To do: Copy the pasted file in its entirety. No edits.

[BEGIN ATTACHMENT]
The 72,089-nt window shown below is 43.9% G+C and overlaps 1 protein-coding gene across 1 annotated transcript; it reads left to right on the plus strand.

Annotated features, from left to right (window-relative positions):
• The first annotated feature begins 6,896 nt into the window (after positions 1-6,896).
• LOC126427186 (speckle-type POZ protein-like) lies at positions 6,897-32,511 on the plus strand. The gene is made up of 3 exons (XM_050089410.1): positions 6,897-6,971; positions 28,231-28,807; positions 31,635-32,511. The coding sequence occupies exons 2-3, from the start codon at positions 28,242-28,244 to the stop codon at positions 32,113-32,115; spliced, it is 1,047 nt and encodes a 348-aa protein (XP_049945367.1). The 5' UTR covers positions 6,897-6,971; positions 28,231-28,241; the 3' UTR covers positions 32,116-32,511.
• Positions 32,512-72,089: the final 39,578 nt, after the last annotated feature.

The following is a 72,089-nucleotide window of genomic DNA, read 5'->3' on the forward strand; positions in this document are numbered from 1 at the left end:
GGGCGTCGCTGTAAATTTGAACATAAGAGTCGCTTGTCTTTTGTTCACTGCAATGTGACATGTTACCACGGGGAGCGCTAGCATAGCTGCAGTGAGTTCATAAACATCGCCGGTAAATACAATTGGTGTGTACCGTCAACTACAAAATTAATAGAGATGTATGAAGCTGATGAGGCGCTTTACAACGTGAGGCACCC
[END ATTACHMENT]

The 72,089-nt window shown below is 43.9% G+C and overlaps 1 protein-coding gene across 1 annotated transcript; it reads left to right on the plus strand.

Annotated features, from left to right (window-relative positions):
• The first annotated feature begins 6,896 nt into the window (after positions 1-6,896).
• LOC126427186 (speckle-type POZ protein-like) lies at positions 6,897-32,511 on the plus strand. The gene is made up of 3 exons (XM_050089410.1): positions 6,897-6,971; positions 28,231-28,807; positions 31,635-32,511. The coding sequence occupies exons 2-3, from the start codon at positions 28,242-28,244 to the stop codon at positions 32,113-32,115; spliced, it is 1,047 nt and encodes a 348-aa protein (XP_049945367.1). The 5' UTR covers positions 6,897-6,971; positions 28,231-28,241; the 3' UTR covers positions 32,116-32,511.
• Positions 32,512-72,089: the final 39,578 nt, after the last annotated feature.

The following is a 72,089-nucleotide window of genomic DNA, read 5'->3' on the forward strand; positions in this document are numbered from 1 at the left end:
GGGCGTCGCTGTAAATTTGAACATAAGAGTCGCTTGTCTTTTGTTCACTGCAATGTGACATGTTACCACGGGGAGCGCTAGCATAGCTGCAGTGAGTTCATAAACATCGCCGGTAAATACAATTGGTGTGTACCGTCAACTACAAAATTAATAGAGATGTATGAAGCTGATGAGGCGCTTTACAACGTGAGGCACCC